Design is tested at the edges. I believe and advocate that. Thus, it is supremely deflating to have it reduced from an acknowledgement and confrontation of structural realities to a four-part gloss that erases and excludes the edges.

For FlyEase to have a future, it needs to honor its history by finding a way to appeal to disabled consumers beyond tokenistic representation or inspiration. It would require a campaign that demonstrates a commitment to learning about what disability is, rather than merely promoting accessibility to reach mass audiences. And if we’ve learned one thing as disabled design critics, it is that stories inform the way we design. Disabled people are the original FlyEase consumer. It’s about time Nike stops erasing us.

Source: Why won’t Nike use the word disabled to promote the Go FlyEase shoe?

My dyspraxic kid has used FlyEase for years. They are a good design and not a disability dongle, but the marketing not only fails to center the right people, it erases them.

There is no path to inclusive design that does not involve direct confrontation with injustice. Who do your product and your marketing center, and do they confront injustice?

Just Sayin’

Design for real life.

Design for pluralism.

Solve for the infinity.

Foreground complexity as the baseline.

Multiplicities are an intention: We build the best collaboration, the deepest learning, when we expand the opportunities for complex vision.


Design is tested at the edges.

Compassion is not coddling.


Human cognitive diversity exists for a reason; our differences are the genius – and the conscience – of our species.

To face the challenges of the future, we’ll need the problem-solving abilities of different types of minds working together.

Neurodiversity may be every bit as crucial for the human race as biodiversity is for life in general.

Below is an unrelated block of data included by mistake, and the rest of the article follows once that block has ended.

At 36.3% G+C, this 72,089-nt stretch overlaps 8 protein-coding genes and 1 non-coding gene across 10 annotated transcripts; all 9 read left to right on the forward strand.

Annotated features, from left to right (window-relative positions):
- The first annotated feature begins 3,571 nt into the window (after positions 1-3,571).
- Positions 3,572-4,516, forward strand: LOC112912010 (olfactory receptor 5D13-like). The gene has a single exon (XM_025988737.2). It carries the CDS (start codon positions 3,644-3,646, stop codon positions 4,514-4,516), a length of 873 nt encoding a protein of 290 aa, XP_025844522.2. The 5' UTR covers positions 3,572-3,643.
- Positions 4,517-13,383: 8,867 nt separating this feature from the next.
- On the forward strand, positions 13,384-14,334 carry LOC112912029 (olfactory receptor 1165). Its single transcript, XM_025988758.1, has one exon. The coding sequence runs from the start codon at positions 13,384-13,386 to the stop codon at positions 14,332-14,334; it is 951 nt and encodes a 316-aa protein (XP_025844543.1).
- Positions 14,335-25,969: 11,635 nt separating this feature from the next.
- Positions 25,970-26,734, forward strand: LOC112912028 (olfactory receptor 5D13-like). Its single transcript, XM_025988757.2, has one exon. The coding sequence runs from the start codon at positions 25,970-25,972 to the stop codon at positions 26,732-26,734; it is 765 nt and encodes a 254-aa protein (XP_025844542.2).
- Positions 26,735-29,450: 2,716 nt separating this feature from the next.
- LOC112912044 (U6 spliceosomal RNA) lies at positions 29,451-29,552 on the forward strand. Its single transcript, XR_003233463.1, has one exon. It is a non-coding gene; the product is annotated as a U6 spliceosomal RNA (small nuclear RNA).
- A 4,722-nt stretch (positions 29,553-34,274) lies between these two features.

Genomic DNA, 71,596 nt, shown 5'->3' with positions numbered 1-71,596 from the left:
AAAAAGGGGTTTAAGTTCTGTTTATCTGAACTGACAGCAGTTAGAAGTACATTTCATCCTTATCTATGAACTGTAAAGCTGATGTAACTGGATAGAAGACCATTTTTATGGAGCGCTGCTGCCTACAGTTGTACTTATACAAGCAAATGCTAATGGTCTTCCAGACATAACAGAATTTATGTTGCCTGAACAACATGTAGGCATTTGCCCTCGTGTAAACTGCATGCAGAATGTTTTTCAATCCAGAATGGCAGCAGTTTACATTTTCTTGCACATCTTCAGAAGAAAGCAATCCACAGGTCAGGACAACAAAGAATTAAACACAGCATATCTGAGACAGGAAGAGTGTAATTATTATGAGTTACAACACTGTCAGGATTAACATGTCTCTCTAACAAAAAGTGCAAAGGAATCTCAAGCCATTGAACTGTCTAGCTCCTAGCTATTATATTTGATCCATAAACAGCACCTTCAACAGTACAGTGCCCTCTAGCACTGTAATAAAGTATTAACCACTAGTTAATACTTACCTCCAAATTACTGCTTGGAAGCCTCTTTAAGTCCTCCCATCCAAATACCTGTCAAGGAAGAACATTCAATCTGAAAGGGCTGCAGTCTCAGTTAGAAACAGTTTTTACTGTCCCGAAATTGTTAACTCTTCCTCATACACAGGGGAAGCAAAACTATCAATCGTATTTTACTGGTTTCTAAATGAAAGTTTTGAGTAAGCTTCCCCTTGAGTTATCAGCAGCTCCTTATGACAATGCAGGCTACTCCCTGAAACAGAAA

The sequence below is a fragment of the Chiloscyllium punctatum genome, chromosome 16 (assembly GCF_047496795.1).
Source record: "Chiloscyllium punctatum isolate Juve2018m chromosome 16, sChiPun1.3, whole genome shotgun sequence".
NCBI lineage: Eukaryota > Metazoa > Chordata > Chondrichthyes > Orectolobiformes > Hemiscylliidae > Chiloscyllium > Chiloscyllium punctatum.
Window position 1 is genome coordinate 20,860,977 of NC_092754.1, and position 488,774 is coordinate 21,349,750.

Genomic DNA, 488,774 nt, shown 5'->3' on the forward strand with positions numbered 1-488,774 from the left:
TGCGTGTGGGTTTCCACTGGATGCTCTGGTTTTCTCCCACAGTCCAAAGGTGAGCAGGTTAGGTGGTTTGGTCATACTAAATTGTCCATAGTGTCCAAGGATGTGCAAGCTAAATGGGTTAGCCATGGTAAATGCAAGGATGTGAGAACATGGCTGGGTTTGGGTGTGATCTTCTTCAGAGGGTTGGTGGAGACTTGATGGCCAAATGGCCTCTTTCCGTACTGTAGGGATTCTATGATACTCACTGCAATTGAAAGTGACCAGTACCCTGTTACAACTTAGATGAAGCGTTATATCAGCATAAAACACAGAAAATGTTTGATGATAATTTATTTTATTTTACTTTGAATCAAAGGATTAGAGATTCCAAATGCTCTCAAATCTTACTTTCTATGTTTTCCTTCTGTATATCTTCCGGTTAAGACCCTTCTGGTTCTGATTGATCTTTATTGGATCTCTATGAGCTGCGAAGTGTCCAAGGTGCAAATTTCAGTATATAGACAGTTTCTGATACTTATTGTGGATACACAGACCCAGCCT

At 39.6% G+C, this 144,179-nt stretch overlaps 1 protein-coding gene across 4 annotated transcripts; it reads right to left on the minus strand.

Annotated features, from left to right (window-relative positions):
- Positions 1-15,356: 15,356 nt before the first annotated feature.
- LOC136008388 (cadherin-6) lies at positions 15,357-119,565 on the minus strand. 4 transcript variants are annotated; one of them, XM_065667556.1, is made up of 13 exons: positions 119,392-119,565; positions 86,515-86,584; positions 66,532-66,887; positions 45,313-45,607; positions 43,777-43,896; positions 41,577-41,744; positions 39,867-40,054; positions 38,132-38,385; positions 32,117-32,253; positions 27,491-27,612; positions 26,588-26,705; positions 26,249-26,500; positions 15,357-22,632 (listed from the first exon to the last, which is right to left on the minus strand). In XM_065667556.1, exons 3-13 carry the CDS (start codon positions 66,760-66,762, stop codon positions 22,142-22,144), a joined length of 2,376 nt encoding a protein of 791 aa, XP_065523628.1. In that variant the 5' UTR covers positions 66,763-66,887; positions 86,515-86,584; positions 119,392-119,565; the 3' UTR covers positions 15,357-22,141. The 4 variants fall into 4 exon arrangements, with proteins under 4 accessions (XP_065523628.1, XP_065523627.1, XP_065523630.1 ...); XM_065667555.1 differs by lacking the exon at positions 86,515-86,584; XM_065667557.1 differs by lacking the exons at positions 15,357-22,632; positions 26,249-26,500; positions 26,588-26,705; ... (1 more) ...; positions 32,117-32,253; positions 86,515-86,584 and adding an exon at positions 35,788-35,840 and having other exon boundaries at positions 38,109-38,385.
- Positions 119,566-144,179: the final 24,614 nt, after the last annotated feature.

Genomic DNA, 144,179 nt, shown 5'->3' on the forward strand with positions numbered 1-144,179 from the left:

Difference is not our deficit; it’s our operating system.

Diversity is strength. Difference is a teacher. Fear difference, you learn nothing.


The right to learn differently should be a universal human right that’s not mediated by diagnosis.

Written communication is the great social equalizer.

To not presume competence is to assume that some individuals cannot learn, develop, or participate in the world. Presuming competence is nothing less than a Hippocratic oath for educators.

Noncompliance is a social skill.

Laziness does not exist.

It’s not about behavior.

If a person’s behavior doesn’t make sense to you, it is because you are missing a part of their context.

Design learning where there is no option for oppression.


There is no path to equity that does not involve a direct confrontation with inequity.

Inequities are primarily power and privilege problems.

You cannot counter structural inequality with good will. You have to structure equality.

We are all accountable to the urgent work of building a more just, more equitable world.


By focusing on the parts of the system that are most complex and where the people living it are the most vulnerable we understand the system best.

When we make things for people at their worst, they’ll work that much better when people are at their best.

Everything we do publicly can be made more inclusive and uplifting with intersectionality, and everything we do can become exclusionary and oppressive without it.

When we build things – we must think of the things our life doesn’t necessitate. Because someones life does.

A mismatched interaction between a person and their environment is a function of design. Change the environment, not the body.


Putting care—not just care work, but care—at the center of our economy, our politics, is to orient ourselves around our interdependence.

Care is an organizational structure needed to keep our nation running. It’s, by definition, infrastructure.

Care work makes all other work possible.


Fix injustice, not kids.

Free, life-changing, and available to everyone.

Provide freedom to those who deal with a world that’s built to be hostile toward them.


Nothing about us without us.

We exist as friction.


Embracing pluralism is good citizenship. Democracy demands equal accommodation.

Default to open.


Do not be the oppressor.

People suffer, and when they do, it’s for a reason.